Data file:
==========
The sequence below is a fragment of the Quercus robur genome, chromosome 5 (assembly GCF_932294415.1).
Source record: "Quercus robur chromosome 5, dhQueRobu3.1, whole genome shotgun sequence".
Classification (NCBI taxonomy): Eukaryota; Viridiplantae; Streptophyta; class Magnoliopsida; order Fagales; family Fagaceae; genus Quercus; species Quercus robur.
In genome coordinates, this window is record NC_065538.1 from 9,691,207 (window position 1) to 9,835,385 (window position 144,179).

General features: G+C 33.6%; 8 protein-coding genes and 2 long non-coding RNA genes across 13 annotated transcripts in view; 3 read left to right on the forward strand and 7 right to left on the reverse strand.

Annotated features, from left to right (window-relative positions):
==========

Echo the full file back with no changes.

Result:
The sequence below is a fragment of the Quercus robur genome, chromosome 5 (assembly GCF_932294415.1).
Source record: "Quercus robur chromosome 5, dhQueRobu3.1, whole genome shotgun sequence".
Classification (NCBI taxonomy): Eukaryota; Viridiplantae; Streptophyta; class Magnoliopsida; order Fagales; family Fagaceae; genus Quercus; species Quercus robur.
In genome coordinates, this window is record NC_065538.1 from 9,691,207 (window position 1) to 9,835,385 (window position 144,179).

General features: G+C 33.6%; 8 protein-coding genes and 2 long non-coding RNA genes across 13 annotated transcripts in view; 3 read left to right on the forward strand and 7 right to left on the reverse strand.

Annotated features, from left to right (window-relative positions):